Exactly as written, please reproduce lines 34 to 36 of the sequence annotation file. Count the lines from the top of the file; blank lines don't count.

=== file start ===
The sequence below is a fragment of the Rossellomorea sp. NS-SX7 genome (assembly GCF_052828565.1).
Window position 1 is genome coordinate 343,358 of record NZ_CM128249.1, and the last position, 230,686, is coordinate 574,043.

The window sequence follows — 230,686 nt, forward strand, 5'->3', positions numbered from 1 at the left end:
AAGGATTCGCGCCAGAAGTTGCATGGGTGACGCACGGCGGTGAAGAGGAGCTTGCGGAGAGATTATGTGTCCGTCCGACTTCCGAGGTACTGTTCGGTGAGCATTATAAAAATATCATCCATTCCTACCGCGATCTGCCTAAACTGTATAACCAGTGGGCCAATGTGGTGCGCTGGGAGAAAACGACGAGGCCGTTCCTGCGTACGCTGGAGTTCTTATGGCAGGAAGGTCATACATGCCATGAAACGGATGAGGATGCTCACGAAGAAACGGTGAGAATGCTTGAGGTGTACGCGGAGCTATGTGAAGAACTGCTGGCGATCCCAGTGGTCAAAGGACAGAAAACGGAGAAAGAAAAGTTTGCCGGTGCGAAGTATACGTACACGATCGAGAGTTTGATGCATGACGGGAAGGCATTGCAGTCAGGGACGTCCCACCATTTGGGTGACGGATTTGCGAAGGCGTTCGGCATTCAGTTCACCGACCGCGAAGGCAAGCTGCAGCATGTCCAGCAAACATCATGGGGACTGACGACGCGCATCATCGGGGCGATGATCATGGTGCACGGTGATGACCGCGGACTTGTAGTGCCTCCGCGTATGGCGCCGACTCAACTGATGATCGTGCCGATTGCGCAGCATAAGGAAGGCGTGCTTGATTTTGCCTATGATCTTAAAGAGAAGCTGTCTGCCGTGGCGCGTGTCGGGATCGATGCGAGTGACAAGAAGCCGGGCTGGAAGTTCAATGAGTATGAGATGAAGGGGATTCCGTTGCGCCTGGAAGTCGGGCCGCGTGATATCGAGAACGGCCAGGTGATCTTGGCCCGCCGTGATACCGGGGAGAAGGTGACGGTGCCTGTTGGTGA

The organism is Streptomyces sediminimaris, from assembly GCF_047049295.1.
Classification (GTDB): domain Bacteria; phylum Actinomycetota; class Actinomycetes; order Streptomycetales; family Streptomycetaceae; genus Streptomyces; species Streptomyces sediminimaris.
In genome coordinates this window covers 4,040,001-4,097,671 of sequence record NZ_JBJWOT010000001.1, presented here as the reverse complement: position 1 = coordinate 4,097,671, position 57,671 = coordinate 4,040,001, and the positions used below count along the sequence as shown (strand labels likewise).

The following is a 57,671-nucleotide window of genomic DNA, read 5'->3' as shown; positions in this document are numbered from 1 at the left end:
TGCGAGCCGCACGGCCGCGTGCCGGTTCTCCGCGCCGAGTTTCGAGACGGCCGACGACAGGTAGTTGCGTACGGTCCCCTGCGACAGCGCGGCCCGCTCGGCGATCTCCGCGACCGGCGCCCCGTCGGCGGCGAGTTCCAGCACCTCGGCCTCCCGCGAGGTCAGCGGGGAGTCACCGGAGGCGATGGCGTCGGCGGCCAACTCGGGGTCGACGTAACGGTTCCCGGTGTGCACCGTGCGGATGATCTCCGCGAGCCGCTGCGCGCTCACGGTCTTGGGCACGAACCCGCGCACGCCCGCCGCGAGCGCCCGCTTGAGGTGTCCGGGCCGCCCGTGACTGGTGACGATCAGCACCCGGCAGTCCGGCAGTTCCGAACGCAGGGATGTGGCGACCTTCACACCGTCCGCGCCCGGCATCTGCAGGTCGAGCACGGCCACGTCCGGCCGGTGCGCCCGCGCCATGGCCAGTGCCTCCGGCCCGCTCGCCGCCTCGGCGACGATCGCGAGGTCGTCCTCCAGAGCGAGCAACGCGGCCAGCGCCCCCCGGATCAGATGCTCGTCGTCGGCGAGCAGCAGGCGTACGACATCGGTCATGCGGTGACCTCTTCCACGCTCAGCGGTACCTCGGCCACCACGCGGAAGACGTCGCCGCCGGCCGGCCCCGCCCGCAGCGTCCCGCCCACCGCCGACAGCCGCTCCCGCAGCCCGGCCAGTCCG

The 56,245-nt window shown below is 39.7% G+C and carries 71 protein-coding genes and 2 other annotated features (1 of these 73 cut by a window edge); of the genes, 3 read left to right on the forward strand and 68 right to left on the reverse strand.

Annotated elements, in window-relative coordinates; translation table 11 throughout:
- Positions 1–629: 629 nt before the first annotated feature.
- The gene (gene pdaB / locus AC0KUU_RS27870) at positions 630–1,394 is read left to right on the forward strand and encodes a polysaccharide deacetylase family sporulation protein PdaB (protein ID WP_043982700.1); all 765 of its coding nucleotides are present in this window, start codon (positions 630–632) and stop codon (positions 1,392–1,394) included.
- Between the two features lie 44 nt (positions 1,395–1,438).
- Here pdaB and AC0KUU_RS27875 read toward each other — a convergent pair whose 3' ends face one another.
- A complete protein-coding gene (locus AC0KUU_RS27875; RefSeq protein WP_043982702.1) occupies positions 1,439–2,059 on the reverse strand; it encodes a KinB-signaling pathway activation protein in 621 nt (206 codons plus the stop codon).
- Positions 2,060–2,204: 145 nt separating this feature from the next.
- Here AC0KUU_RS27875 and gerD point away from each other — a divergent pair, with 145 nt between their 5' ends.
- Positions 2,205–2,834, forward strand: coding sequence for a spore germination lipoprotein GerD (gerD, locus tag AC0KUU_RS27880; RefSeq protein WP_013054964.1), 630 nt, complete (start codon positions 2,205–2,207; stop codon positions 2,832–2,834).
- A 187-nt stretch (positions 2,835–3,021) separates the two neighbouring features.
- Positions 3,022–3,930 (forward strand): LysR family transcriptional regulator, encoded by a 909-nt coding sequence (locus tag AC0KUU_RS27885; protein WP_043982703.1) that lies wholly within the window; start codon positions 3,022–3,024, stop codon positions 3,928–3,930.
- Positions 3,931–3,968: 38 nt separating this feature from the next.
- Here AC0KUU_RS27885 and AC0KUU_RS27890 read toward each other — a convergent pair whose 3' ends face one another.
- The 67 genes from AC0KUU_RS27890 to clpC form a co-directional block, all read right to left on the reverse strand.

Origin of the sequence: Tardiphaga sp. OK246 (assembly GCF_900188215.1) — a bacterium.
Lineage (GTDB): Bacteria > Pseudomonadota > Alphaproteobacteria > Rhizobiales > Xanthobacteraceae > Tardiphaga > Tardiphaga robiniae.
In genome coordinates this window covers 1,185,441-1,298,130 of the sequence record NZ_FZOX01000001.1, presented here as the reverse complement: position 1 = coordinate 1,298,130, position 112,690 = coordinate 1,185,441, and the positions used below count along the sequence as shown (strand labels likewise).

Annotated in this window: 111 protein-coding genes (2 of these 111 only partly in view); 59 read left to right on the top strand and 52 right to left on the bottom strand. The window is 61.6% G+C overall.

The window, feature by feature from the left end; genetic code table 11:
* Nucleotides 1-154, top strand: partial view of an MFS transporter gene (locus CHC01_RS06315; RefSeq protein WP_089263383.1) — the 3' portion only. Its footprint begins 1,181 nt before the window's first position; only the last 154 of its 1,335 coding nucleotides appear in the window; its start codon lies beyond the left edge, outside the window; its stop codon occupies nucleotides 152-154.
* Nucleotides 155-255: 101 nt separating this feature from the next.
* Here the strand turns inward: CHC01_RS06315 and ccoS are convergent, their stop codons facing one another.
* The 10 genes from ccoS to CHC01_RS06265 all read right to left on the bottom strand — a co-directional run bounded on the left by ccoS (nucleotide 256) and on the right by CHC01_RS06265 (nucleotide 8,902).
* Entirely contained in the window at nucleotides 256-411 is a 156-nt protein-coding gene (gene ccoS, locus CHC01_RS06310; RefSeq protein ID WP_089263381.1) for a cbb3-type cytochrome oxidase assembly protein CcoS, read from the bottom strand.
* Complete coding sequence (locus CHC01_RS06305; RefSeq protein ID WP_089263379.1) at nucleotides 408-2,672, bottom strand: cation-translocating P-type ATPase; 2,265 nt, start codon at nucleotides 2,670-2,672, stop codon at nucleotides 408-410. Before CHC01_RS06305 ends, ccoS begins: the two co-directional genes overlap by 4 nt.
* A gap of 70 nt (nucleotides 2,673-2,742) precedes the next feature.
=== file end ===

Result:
* Entirely contained in the window at nucleotides 256-411 is a 156-nt protein-coding gene (gene ccoS, locus CHC01_RS06310; RefSeq protein ID WP_089263381.1) for a cbb3-type cytochrome oxidase assembly protein CcoS, read from the bottom strand.
* Complete coding sequence (locus CHC01_RS06305; RefSeq protein ID WP_089263379.1) at nucleotides 408-2,672, bottom strand: cation-translocating P-type ATPase; 2,265 nt, start codon at nucleotides 2,670-2,672, stop codon at nucleotides 408-410. Before CHC01_RS06305 ends, ccoS begins: the two co-directional genes overlap by 4 nt.
* A gap of 70 nt (nucleotides 2,673-2,742) precedes the next feature.